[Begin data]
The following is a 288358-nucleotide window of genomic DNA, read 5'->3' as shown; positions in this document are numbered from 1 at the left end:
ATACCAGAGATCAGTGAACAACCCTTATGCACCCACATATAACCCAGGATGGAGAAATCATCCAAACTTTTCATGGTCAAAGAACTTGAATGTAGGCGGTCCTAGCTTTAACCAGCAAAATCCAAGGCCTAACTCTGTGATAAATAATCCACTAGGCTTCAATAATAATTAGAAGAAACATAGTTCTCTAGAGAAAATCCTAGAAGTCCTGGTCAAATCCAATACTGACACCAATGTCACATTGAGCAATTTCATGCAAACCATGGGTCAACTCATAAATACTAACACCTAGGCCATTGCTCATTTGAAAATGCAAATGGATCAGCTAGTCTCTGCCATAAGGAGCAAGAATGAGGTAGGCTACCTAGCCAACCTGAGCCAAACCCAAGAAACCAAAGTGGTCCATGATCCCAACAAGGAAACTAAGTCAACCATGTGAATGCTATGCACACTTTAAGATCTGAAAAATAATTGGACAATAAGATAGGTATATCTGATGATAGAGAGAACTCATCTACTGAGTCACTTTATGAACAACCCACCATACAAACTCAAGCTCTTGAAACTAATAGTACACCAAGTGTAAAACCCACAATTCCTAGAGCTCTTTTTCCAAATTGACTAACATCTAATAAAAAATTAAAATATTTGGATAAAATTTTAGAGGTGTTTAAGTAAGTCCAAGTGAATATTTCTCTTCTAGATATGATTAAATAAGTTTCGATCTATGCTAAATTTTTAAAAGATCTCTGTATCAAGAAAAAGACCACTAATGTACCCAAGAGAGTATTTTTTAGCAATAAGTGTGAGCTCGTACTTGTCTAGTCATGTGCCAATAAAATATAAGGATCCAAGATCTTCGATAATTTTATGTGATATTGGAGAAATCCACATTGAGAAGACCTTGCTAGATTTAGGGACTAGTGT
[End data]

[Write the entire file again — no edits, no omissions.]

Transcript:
The following is a 288358-nucleotide window of genomic DNA, read 5'->3' as shown; positions in this document are numbered from 1 at the left end:
ATACCAGAGATCAGTGAACAACCCTTATGCACCCACATATAACCCAGGATGGAGAAATCATCCAAACTTTTCATGGTCAAAGAACTTGAATGTAGGCGGTCCTAGCTTTAACCAGCAAAATCCAAGGCCTAACTCTGTGATAAATAATCCACTAGGCTTCAATAATAATTAGAAGAAACATAGTTCTCTAGAGAAAATCCTAGAAGTCCTGGTCAAATCCAATACTGACACCAATGTCACATTGAGCAATTTCATGCAAACCATGGGTCAACTCATAAATACTAACACCTAGGCCATTGCTCATTTGAAAATGCAAATGGATCAGCTAGTCTCTGCCATAAGGAGCAAGAATGAGGTAGGCTACCTAGCCAACCTGAGCCAAACCCAAGAAACCAAAGTGGTCCATGATCCCAACAAGGAAACTAAGTCAACCATGTGAATGCTATGCACACTTTAAGATCTGAAAAATAATTGGACAATAAGATAGGTATATCTGATGATAGAGAGAACTCATCTACTGAGTCACTTTATGAACAACCCACCATACAAACTCAAGCTCTTGAAACTAATAGTACACCAAGTGTAAAACCCACAATTCCTAGAGCTCTTTTTCCAAATTGACTAACATCTAATAAAAAATTAAAATATTTGGATAAAATTTTAGAGGTGTTTAAGTAAGTCCAAGTGAATATTTCTCTTCTAGATATGATTAAATAAGTTTCGATCTATGCTAAATTTTTAAAAGATCTCTGTATCAAGAAAAAGACCACTAATGTACCCAAGAGAGTATTTTTTAGCAATAAGTGTGAGCTCGTACTTGTCTAGTCATGTGCCAATAAAATATAAGGATCCAAGATCTTCGATAATTTTATGTGATATTGGAGAAATCCACATTGAGAAGACCTTGCTAGATTTAGGGACTAGTGT